- Deal only with licensed agents.
The timeshare industry has become a popular platform for a number of con artists to take advantage of ‘owners’ desperate to sell. They claim to offer assistance in selling the timeshare and take away the burden of the continuing costs of ownership. These operations collect hundreds or thousands of dollars in so-called deed transfer or marketing fees but never complete the sale.
The timeshare industry was rapidly expanding in the 1970s and 1980s, which resulted in an overdeveloped market and flood of properties that now have depressed values. These circumstances make the resale of timeshares difficult. Like the real estate market, the timeshare industry fluctuates and is unpredictable.
The Cost of Refund Anticipation LoansWed, Jan 17, 2018
LITTLE ROCK – Although some companies offer refund anticipation loans during tax season, these loans can actually cost consumers money. Arkansans planning to receive a refund this year often are excitedly looking forward to a lump sum return. But when opting to use a refund anticipation loan, consumers rarely plan to give a large portion of their tax returns to interest rates.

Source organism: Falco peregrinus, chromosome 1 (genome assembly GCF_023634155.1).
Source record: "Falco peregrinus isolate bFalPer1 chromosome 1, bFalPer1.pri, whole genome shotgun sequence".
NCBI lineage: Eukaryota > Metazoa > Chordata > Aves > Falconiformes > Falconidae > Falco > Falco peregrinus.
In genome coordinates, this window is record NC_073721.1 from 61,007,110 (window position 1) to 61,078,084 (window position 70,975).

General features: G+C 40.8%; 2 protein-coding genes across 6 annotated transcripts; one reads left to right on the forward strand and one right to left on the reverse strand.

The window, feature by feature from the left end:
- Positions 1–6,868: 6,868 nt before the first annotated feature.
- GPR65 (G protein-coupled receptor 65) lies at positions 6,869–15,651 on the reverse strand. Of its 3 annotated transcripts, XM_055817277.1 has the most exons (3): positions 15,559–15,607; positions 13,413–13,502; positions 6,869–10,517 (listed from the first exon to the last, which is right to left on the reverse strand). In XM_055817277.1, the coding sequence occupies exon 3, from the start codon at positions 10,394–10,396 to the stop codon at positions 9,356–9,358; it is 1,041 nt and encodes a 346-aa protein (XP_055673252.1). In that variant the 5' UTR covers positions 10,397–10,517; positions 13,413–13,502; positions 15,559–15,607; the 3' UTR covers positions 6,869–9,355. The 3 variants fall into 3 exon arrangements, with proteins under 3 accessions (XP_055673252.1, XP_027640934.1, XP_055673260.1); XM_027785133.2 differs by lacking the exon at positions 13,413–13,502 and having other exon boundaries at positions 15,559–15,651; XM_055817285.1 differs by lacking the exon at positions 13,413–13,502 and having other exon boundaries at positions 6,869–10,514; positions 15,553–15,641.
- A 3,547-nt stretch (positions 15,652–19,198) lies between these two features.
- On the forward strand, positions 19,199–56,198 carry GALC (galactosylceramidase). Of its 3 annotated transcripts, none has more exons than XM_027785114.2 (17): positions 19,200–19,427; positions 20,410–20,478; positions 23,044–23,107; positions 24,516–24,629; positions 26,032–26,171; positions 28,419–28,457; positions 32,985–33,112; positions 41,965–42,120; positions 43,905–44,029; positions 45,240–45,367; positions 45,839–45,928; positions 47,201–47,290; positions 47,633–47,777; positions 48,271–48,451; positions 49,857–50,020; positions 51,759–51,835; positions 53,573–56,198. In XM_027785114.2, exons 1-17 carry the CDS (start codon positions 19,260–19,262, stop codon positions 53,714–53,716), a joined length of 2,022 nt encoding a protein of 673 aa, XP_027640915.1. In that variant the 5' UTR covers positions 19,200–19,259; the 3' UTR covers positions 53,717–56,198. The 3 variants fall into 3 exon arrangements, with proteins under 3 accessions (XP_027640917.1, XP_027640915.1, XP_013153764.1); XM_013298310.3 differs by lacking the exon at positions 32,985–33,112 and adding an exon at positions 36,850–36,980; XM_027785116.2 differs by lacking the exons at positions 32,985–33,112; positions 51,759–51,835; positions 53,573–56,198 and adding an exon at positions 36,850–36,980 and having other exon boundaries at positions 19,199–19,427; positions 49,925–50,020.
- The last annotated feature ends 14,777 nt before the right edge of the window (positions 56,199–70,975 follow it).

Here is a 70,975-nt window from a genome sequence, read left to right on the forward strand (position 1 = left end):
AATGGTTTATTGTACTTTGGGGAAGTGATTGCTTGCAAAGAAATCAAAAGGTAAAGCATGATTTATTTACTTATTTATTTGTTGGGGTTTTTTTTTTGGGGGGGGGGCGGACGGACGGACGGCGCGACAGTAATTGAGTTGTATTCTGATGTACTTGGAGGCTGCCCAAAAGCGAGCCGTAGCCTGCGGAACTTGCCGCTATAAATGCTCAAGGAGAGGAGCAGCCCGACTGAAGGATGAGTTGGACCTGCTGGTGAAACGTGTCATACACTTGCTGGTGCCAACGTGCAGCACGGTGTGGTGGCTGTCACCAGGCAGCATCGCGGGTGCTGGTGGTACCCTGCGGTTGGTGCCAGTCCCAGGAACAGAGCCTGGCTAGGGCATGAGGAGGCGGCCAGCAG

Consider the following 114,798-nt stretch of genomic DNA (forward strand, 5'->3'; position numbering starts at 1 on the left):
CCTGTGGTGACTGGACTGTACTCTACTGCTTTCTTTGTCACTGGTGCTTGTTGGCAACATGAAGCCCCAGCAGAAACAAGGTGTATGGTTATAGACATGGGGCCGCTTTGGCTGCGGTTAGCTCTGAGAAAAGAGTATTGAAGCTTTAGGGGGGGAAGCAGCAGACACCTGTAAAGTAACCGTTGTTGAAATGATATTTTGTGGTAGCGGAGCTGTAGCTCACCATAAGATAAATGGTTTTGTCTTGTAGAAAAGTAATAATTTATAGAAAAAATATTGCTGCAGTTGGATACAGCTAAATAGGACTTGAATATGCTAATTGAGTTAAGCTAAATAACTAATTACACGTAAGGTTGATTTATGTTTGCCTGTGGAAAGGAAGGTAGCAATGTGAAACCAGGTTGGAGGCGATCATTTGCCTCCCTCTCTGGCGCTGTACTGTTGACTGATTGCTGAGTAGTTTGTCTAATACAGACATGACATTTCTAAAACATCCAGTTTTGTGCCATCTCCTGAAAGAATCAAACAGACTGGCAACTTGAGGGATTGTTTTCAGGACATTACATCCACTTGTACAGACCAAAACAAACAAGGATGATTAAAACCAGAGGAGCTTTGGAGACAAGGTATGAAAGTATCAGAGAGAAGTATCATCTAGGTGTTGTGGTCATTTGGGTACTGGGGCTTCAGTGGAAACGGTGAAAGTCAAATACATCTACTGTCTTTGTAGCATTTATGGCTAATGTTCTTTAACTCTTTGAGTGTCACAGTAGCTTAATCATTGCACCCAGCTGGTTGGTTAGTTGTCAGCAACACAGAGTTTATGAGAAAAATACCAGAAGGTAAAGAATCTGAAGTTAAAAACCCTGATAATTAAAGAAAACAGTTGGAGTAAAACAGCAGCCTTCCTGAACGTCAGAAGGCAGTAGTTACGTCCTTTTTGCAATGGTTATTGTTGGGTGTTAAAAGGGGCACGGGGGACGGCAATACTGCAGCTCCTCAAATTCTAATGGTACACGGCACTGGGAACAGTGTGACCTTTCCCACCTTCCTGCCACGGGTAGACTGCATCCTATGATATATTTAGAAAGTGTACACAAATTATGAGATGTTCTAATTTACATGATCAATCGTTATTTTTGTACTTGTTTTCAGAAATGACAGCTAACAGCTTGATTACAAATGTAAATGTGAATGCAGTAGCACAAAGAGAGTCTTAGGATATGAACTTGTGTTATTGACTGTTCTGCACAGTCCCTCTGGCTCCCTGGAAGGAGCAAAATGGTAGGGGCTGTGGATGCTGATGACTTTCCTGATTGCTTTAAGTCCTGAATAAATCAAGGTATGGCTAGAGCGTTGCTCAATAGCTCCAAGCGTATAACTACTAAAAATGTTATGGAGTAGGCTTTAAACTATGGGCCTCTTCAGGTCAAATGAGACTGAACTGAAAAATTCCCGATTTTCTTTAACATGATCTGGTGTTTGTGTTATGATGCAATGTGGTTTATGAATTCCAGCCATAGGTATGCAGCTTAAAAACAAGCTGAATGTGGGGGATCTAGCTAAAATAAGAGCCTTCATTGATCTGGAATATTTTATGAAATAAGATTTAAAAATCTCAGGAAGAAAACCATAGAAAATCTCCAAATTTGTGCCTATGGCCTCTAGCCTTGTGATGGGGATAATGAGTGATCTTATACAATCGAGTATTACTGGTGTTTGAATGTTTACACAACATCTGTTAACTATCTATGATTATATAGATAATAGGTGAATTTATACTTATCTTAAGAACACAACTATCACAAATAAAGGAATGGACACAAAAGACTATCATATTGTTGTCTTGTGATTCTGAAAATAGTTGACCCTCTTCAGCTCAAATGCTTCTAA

Refund anticipation loans (RALs) and refund anticipation checks (RACs) are high-interest loans that must be repaid by the actual tax return proceeds, essentially borrowing your own money. If the actual tax refund amount is less than estimated, the buyer is on the hook for the difference.
“Waiting on the government to issue a tax return can be frustrating,” said Arkansas Attorney General Leslie Rutledge. “But a refund anticipation loan or check can take a substantial amount of your hard-earned money out of your tax return check. I encourage all Arkansans to practice patience to ensure they receive their entire tax refund.”
Attorney General Rutledge released the following considerations before agreeing to have taxes prepared as part of a Refund Anticipation Loan:
- Free or low-cost options such as the online Internal Revenue Service (IRS) Free File program or the Volunteer Income Tax Assistance may be options.
- Electronically-filed returns can be deposited in bank accounts in as few as eight days.
- The IRS can also provide refunds by check or prepaid debit card.
- Always get a written list of fees before entering into any agreement or requesting tax preparation assistance.
Refund Anticipation Checks are similar to Refund Anticipation Loans and can be attractive to some consumers because businesses often waive tax preparation fees, but many Arkansans can obtain free tax preparation services. The IRS provides a Free File program online that is a federal tax preparation and electronic-filing program for approximately 70 percent of taxpayers who earn less than $66,000. Eligible consumers can go to IRS.gov and choose from multiple private companies that will file federal returns at no charge.